By James E. Mrazek
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Additional info for Airborne Combat: The Glider War/Fighting Gliders of WWII
However, when the glider was lightly loaded, many pilots found it handled so much like a sports glider that they could, on occasion, take advantage of prevailing air currents to enjoy a few minutes of soaring. For meteorological readings at high altitudes, the glider was ideal. When in free flight, it was noiseless, vibrationless, and free from the electrical emanations usually found in aircraft that are likely to disturb sensitive instruments. The flying observatory was first towed in tests by the diminutive woman test pilot, Hanna Reitsch.
It kept the records of all pupils, gave tests and issued proficiency certificates. From the beginning, it kept a detailed log, countersigned by instructors, of each student’s progress. This was the authority for the issue of various glider certificates. The NSFK also encouraged independent organizations, especially those with means such as college-preparatory schools and universities, to establish glider clubs at their own expense. These clubs came under the supervision of the Reich Air Ministry, which issued the necessary records and certificates.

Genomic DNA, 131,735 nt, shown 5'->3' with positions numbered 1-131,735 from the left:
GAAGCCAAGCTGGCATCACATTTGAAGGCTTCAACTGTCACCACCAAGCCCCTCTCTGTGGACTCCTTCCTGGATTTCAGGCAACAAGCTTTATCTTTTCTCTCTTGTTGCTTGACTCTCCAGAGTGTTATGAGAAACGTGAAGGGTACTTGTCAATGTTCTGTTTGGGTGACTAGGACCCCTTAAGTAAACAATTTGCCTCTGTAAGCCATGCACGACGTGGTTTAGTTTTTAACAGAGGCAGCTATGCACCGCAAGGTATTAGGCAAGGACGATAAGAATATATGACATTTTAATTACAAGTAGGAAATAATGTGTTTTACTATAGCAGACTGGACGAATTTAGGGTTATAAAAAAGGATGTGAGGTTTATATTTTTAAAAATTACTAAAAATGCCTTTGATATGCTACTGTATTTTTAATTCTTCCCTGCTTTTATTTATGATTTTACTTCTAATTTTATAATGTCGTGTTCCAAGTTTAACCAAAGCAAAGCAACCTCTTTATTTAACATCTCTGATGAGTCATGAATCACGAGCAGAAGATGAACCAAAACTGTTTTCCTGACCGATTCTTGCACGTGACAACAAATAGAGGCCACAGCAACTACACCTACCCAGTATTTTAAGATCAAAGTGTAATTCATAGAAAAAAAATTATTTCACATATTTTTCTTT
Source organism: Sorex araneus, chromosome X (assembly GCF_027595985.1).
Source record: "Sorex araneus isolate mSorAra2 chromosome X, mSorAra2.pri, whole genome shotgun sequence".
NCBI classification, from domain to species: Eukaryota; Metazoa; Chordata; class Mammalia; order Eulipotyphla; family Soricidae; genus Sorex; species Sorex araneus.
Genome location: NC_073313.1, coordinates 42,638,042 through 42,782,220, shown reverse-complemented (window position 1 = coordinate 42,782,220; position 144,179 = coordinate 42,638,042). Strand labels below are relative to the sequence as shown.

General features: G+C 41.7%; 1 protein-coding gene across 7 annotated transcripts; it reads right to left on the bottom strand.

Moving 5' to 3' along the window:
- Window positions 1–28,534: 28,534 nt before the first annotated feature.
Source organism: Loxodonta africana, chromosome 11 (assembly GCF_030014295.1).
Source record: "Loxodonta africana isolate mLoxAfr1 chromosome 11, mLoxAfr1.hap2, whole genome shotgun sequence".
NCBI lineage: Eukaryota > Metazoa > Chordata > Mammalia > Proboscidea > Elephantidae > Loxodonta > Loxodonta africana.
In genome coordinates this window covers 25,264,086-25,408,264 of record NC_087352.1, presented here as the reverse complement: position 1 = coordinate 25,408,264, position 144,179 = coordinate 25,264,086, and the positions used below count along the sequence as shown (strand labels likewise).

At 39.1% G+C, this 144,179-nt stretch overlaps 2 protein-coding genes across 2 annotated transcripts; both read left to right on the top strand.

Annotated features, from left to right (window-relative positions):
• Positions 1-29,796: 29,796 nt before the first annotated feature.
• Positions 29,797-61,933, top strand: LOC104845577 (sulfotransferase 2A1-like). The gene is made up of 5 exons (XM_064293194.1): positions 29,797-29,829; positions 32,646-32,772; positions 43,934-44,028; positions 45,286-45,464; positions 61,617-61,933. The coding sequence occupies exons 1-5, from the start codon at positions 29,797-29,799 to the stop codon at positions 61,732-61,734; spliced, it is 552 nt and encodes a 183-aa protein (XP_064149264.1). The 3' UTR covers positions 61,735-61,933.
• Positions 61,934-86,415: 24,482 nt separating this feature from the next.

Many young Germans were trained up to this standard in the various gliding clubs, with the result that the Luftwaffe had a wide choice of ready-trained personnel, obviating the need for glider-training facilities. Much of the early soaring and gliding centered in the high rolling hills around the Wasserkuppe in the Rhön Mountains. The enthusiasts at the time were not interested in getting ready for another war; they wanted to fly, and it is there that soaring and glider sailing matured. And it was volunteers from their ranks—Bräutigam, Ziller, Raschke, Brendenbeck, Stapper, Lange, Scheidhauer, Distelmeier, Schulz, Kraft and Pilz—who were to be in the attack on Eben Emael.